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Chapter 2: Nature of Partnership Outline 2.1 Introduction 2.2 Definition of partnership 2.3 A business 2.4 Carried on in common 2.5 By two or more persons 2.6 Carried on with a view of profit 2.7 Summary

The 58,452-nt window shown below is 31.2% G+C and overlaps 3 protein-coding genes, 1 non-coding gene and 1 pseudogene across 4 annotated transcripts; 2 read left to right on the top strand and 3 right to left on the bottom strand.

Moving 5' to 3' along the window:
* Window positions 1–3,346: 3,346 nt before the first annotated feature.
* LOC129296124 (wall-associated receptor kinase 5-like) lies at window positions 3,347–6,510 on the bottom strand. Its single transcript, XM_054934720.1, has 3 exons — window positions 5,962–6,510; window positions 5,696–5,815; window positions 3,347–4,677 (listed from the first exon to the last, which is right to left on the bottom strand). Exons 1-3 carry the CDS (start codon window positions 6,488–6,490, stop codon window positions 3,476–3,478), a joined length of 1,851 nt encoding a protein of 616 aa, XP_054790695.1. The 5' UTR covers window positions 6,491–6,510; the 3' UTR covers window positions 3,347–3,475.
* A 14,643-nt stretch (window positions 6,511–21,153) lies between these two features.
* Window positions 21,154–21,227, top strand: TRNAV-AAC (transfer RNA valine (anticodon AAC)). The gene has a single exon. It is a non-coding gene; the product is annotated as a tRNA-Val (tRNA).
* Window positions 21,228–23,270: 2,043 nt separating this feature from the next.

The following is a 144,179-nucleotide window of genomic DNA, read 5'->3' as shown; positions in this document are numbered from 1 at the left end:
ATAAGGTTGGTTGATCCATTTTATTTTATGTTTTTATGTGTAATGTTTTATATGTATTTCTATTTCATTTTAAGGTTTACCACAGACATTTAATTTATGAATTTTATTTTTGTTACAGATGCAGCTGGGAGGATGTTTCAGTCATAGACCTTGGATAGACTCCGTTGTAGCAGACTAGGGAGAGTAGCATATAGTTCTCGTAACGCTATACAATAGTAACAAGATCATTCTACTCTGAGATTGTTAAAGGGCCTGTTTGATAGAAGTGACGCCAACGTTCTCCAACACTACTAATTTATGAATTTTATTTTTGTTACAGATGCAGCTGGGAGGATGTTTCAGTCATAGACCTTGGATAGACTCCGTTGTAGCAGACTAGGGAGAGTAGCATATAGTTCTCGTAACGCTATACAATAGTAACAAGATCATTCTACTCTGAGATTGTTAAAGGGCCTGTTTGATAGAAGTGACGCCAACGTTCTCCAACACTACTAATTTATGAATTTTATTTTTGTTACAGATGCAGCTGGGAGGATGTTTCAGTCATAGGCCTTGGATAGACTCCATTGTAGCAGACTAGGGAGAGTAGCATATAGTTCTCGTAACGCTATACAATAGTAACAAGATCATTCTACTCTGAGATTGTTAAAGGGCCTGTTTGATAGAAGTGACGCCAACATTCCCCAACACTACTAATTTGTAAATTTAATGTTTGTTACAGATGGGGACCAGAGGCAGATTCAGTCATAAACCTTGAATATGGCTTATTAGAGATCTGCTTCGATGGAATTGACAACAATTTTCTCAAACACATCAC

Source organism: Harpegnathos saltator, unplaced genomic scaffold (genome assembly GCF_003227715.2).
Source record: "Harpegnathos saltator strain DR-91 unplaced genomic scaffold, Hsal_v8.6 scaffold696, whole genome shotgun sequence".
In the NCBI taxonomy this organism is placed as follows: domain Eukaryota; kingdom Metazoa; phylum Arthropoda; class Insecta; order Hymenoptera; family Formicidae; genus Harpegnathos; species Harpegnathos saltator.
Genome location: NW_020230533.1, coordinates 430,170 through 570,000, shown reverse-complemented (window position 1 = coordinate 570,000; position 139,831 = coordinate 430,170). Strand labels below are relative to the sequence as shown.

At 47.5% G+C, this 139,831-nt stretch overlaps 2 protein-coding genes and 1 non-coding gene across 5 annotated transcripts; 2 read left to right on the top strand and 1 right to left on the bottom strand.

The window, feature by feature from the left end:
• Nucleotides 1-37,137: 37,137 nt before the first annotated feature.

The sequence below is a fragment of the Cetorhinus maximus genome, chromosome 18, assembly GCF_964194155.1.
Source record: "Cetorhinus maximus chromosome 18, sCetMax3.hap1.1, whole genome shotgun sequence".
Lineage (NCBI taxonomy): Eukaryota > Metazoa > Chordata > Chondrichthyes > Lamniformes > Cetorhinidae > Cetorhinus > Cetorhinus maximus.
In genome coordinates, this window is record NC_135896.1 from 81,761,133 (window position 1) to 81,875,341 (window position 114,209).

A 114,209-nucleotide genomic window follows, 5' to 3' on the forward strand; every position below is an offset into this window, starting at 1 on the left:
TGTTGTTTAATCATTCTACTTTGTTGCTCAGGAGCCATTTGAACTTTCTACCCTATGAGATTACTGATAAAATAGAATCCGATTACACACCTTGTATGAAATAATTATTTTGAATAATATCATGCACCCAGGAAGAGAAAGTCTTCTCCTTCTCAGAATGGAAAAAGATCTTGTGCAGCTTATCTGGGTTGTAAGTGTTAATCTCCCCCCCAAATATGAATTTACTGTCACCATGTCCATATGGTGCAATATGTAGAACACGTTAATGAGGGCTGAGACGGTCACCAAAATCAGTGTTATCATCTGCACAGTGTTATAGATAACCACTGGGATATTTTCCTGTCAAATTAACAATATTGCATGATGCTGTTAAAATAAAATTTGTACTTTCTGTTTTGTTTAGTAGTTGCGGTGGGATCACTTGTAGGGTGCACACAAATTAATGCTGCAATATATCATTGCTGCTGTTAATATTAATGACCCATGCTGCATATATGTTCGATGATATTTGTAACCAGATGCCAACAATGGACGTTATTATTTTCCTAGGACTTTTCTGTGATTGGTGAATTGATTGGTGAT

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Chapter 2: Nature of Partnership Outline 2.1 Introduction 2.2 Definition of partnership 2.3 A business 2.4 Carried on in common 2.5 By two or more persons 2.6 Carried on with a view of profit 2.7 Summary Aims of this Chapter This chapter will enable you to achieve the following learning outcome from the CILEx syllabus: 1 Understand the key practical, financial and fiscal implications in choice of business medium 2 Understand the practices and procedures relating to the formation and management of a partnership 2.1 Introduction A partnership is a relationship, which is created when certain conditions are satisfied. This chapter examines these conditions. 2.2 Definition of partnership Partnership is defined by s1(1) Partnership Act 1890 (PA 1890) as: the relation which subsists between persons carrying on a business in common with a view of profit. There are four characteristics that must be present before a partnership can exist. There must be: (1) a business; (2) carried on in common; (3) by two or more persons; (4) with a view of profit. 2.3 A business Business is defined by s45 PA 1890 as including every trade, occupation or profession. This statutory statement is problematic because not every occupation can be called a business. For example, a landowner who simply manages his estate and collects the rents does not carry on a business, but if he deals in land (rather than just selling it off) this would constitute a business. The receipt of income from property is an incident of ownership. For a business to exist, the enterprise must be one which is recognised as a commercial or professional calling, for example, solicitors or plumbers. HQ16 CLS 5 The term business connotes some continuing activity and generally involves a series of commercial transactions which, if successful, result in a profit for the participants. However, a single transaction or venture may constitute a business or trade, such as a one-off purchase of goods or services (Mann v D Arcy [1968]). The existence of a business is not an essential prerequisite for a partnership. In Khan and Another v Miah and Another [2000] it was held that a partnership may exist before trading is actually commenced. The partners had to prepare for business by acquiring premises, securing planning consent and putting their affairs in order, to enable them to carry on business as restaurateurs. The court held that the process of committing capital and the effort of preparing for business was a joint venture which is part and parcel of being in partnership. The fact was that, prior to starting to trade, the partners were involved in commercial activity with a view of profit. The Court of Appeal decided in Christie Owen & Davies plc v Raobgle Trust Corporation [2011] that a partnership was in existence when the partners purchased premises for future development as a restaurant, as at that time they had done enough to commence the joint enterprise in which they had agreed to engage. This decision is a useful example of the application of the House of Lords decision in Khan v Miah, showing how the court will not just take the narrow view that a partnership exists from the moment that the actual business opens its doors and starts to trade, but will look at the steps the parties have taken beforehand with a view of ultimate profit. 2.4 Carried on in common The concept of common activity raises difficulties. The requirement might be said to be that the business is carried on by or on behalf of the partners. A person might be said to carry on business if he participates in the management of the business, as an owner might participate, but s24 PA 1890 recognises that individual partners might agree to forgo their right to participate in management. Ultimately, it is necessary to look at all the facts to determine whether or not a business is carried on by or on behalf of the partners. Effectively, there is a requirement for participation in the business. One has to look at the conduct of the alleged partners and ascertain whether or not they comport themselves as partners. In circumstances in which individuals behave as though they are not partners, the crediting of a share of the profits of the business to the accounts of those individuals will not be sufficient to make them partners (Saywell v Pope [1979]). Accordingly, the receipt of a share of profits does not automatically make a person a partner. The fact that two or more persons participate jointly in a business and share net profits is not sufficient alone to make them partners. It is necessary to consider the ultimate beneficial entitlement to the profits generated. In Re Fisher & Sons [1912] a partnership did not exist when executors continued the business of the deceased, because the profits generated did not belong to the personal representatives. 6 HQ16 CLS 2.5 By two or more persons Individuals and artificial persons (companies and limited liability partnerships) may be partners. 2.6 Carried on with a view of profit A partnership can exist only if a business is carried on with the intention to make a profit. PA 1890 does not state that there must be an intention to share profits between partners. The sharing of profits is not essential to the existence of a partnership, but there may be sufficient other factors present to establish a partnership in the absence of an alleged partner sharing the profits. Stekel v Ellice [1973] established that a person receiving a salary could still be a partner if other factors made such a designation appropriate. On the other hand, the sharing of profits is prima facie (that is to say, on the face of it) evidence that a partnership subsists (s2(3) PA 1890). However, s2(3) PA 1890 goes on to list a number of instances whereby receipt of a share of profits does not, by itself, make a person a partner. The fact that the receipt of profits is only prima facie evidence means that this can be rebutted if there are other factors which tend to suggest there is no partnership (Cox v Hickman [1860]). In other words, the sharing of profits is only one of several factors to be taken into account in deciding whether a particular arrangement is a partnership. Whether a person may be held to be a partner clearly depends upon the facts of the case and the intention of the parties. In all but the most exceptional of cases it will be clear whether or not the intended or actual relationship is one of partnership. The question of whether or not a person is a partner usually arises in the context of a creditor seeking to fix liability for a debt on a person on the basis that he is a partner, and thus responsible for the debts of the firm, because those who are obviously partners cannot meet the debt. In the context of normal commercial lending to a partnership the risk of the lender being held to be a partner is minimal, but it increases when terms are agreed which entitle the lender to a share of profits or to participate in some way in the decision-making processes of the business. s2(3)(d) PA 1890 provides specifically that the advance of money by way of loan to a person engaged in business on terms that the lender receives a rate of interest which varies with profits, or a share of profits, does not, by itself, make the lender a partner. The provision goes on to state that the contract for the loan must be in writing signed by or on behalf of all parties before the lender may rely upon this provision. These rules, designed to determine the existence of a partnership, are of equal importance on the retirement of a partner who sells his share to the remaining partners. s2(3)(e) provides that a seller receiving a portion of the profits of a business in consideration of the sale by him of the goodwill of the business is not sufficient in itself to make the seller a partner. HQ16 CLS 7 It should also be noted that a lender who is entitled to a share of net profits, or a person who sells goodwill in consideration of a share of profits generated by a partnership, is a postponed creditor. If the partnership becomes insolvent, then the status of certain creditors is reduced to that of deferred creditor and they cannot recover anything in respect of their debt until all the other ordinary creditors have been paid in full (s3 PA 1890). 2.7 Summary (1) Partnership is a relationship which exists when the conditions set out in s1 PA 1890 are satisfied. s1 defines a partnership as the relation which subsists between persons carrying on a business in common with a view of profit. There must be: a business; carried on in common; by two or more persons; with a view of profit. (2) A business includes every trade, occupation or profession. The following points should be noted: not every occupation is a business and, if it is not, it cannot form the basis of a partnership; for an enterprise to be a business it must be a recognised commercial or professional calling; the term business connotes a continuing activity and generally involves a series of commercial transactions; a partnership may come into existence before trading has commenced. (3) Factors to be taken into account to ascertain whether a business is carried on in common, and therefore whether persons participate in a business, include: participation in management; sharing of and beneficial entitlement to profits; the conduct and intentions of the persons involved. (4) Those who may participate in a partnership include individuals and artificial persons such as companies and limited liability partnerships. (5) An intention to make profits is a prerequisite for the existence of a partnership. The following points should be noted: the sharing of profits is not essential to the existence of a partnership provided substantial other factors exist to support the existence of a partnership; sharing of profits is prima facie evidence of the existence of a partnership. 8 HQ16 CLS 2016 Copyright CILEx Law School Limited All materials included in this CLS publication are copyright protected. All rights reserved. Any unauthorised reproduction or transmission of any part of this publication, whether electronically or otherwise, will constitute an infringement of copyright. No part of this publication may be lent, resold or hired out for any purpose without the prior written permission of CILEx Law School Ltd. WARNING: Any person carrying out an unauthorised act in relation to this copyright work may be liable to both criminal prosecution and a civil claim for damages. This publication is intended only for the purpose of private study. Its contents were believed to be correct at the time of publication or any date stated in any preface, whichever is the earlier. This publication does not constitute any form of legal advice to any person or organisation. CILEx Law School Ltd will not be liable for any loss or damage of any description caused by the reliance of any person on any part of the contents of this publication. Published in 2016 by: CILEx Law School Ltd College House Manor Drive Kempston Bedford United Kingdom MK42 7AB British Library Cataloguing in Publication Data A catalogue record for this manual is available from the British Library. ISBN